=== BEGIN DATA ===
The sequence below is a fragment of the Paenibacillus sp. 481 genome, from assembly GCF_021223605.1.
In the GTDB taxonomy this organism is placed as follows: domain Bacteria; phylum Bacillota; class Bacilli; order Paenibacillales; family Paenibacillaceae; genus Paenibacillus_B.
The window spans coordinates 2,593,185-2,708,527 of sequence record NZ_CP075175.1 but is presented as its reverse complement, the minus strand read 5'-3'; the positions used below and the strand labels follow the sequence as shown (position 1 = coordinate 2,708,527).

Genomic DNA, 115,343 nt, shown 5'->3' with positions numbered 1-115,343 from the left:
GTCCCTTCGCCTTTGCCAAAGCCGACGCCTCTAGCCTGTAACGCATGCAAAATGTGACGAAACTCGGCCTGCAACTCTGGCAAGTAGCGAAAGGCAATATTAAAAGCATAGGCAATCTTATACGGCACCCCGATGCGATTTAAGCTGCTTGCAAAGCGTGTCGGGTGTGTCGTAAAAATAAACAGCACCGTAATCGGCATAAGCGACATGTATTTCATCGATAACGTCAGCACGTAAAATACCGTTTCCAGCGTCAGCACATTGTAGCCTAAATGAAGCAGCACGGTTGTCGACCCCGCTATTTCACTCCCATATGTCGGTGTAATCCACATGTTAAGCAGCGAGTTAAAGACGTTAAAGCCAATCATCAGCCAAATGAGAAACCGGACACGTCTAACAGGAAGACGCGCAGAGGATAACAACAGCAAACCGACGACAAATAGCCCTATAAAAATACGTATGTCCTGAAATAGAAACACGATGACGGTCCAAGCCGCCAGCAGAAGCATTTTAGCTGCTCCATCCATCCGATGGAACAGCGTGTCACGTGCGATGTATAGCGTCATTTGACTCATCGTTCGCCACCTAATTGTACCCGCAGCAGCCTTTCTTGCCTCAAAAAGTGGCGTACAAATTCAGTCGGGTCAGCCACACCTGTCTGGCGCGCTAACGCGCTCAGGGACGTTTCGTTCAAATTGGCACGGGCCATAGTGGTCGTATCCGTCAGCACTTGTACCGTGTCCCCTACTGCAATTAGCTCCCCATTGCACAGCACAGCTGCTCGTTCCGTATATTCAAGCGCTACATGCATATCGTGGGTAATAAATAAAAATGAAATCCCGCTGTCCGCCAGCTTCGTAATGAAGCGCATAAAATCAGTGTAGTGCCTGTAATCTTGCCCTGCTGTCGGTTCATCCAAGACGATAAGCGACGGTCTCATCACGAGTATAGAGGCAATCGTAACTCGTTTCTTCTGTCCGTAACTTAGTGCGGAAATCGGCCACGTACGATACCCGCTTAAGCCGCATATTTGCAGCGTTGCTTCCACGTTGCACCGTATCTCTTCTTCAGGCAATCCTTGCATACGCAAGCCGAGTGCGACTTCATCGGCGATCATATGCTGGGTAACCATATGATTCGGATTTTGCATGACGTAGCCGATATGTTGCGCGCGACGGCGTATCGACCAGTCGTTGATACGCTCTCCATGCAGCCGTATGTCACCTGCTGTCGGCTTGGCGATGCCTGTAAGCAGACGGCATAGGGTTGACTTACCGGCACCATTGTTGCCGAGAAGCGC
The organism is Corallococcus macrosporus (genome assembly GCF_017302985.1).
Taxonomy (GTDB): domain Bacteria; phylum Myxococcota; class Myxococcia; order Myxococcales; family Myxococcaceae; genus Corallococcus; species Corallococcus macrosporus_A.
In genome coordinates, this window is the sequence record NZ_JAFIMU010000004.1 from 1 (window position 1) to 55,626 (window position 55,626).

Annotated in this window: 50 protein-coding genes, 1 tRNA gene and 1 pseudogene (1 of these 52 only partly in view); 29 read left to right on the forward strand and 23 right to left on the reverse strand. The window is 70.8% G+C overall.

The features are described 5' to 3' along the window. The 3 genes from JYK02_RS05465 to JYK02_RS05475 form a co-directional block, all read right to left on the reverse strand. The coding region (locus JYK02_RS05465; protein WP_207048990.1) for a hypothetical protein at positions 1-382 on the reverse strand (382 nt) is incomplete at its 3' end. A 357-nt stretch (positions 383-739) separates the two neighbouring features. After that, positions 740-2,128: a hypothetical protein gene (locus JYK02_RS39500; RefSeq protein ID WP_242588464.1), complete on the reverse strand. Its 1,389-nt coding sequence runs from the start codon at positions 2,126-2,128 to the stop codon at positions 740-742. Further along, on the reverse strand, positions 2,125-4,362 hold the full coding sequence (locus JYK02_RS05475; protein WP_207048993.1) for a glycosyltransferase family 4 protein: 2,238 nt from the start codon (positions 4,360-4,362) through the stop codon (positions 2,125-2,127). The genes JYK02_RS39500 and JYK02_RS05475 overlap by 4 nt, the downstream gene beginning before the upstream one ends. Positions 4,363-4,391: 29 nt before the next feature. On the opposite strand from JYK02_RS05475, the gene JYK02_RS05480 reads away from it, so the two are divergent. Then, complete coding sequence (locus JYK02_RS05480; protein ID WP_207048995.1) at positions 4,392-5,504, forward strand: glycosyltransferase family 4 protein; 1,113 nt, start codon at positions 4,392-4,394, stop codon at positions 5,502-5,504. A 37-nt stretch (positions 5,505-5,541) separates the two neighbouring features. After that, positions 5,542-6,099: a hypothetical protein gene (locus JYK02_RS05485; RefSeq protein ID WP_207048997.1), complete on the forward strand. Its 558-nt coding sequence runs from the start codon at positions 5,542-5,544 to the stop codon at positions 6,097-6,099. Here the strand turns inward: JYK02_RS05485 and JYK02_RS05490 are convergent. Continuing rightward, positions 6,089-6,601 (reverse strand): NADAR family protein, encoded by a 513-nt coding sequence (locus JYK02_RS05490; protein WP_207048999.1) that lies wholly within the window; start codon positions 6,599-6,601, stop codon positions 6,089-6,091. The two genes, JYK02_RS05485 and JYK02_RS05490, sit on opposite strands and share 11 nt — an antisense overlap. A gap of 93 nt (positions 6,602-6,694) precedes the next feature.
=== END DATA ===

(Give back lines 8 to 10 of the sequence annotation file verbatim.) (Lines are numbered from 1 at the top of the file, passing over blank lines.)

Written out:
In genome coordinates, this window is the sequence record NZ_JAFIMU010000004.1 from 1 (window position 1) to 55,626 (window position 55,626).

Annotated in this window: 50 protein-coding genes, 1 tRNA gene and 1 pseudogene (1 of these 52 only partly in view); 29 read left to right on the forward strand and 23 right to left on the reverse strand. The window is 70.8% G+C overall.

The features are described 5' to 3' along the window. The 3 genes from JYK02_RS05465 to JYK02_RS05475 form a co-directional block, all read right to left on the reverse strand. The coding region (locus JYK02_RS05465; protein WP_207048990.1) for a hypothetical protein at positions 1-382 on the reverse strand (382 nt) is incomplete at its 3' end. A 357-nt stretch (positions 383-739) separates the two neighbouring features. After that, positions 740-2,128: a hypothetical protein gene (locus JYK02_RS39500; RefSeq protein ID WP_242588464.1), complete on the reverse strand. Its 1,389-nt coding sequence runs from the start codon at positions 2,126-2,128 to the stop codon at positions 740-742. Further along, on the reverse strand, positions 2,125-4,362 hold the full coding sequence (locus JYK02_RS05475; protein WP_207048993.1) for a glycosyltransferase family 4 protein: 2,238 nt from the start codon (positions 4,360-4,362) through the stop codon (positions 2,125-2,127). The genes JYK02_RS39500 and JYK02_RS05475 overlap by 4 nt, the downstream gene beginning before the upstream one ends. Positions 4,363-4,391: 29 nt before the next feature. On the opposite strand from JYK02_RS05475, the gene JYK02_RS05480 reads away from it, so the two are divergent. Then, complete coding sequence (locus JYK02_RS05480; protein ID WP_207048995.1) at positions 4,392-5,504, forward strand: glycosyltransferase family 4 protein; 1,113 nt, start codon at positions 4,392-4,394, stop codon at positions 5,502-5,504. A 37-nt stretch (positions 5,505-5,541) separates the two neighbouring features. After that, positions 5,542-6,099: a hypothetical protein gene (locus JYK02_RS05485; RefSeq protein ID WP_207048997.1), complete on the forward strand. Its 558-nt coding sequence runs from the start codon at positions 5,542-5,544 to the stop codon at positions 6,097-6,099. Here the strand turns inward: JYK02_RS05485 and JYK02_RS05490 are convergent. Continuing rightward, positions 6,089-6,601 (reverse strand): NADAR family protein, encoded by a 513-nt coding sequence (locus JYK02_RS05490; protein WP_207048999.1) that lies wholly within the window; start codon positions 6,599-6,601, stop codon positions 6,089-6,091. The two genes, JYK02_RS05485 and JYK02_RS05490, sit on opposite strands and share 11 nt — an antisense overlap. A gap of 93 nt (positions 6,602-6,694) precedes the next feature.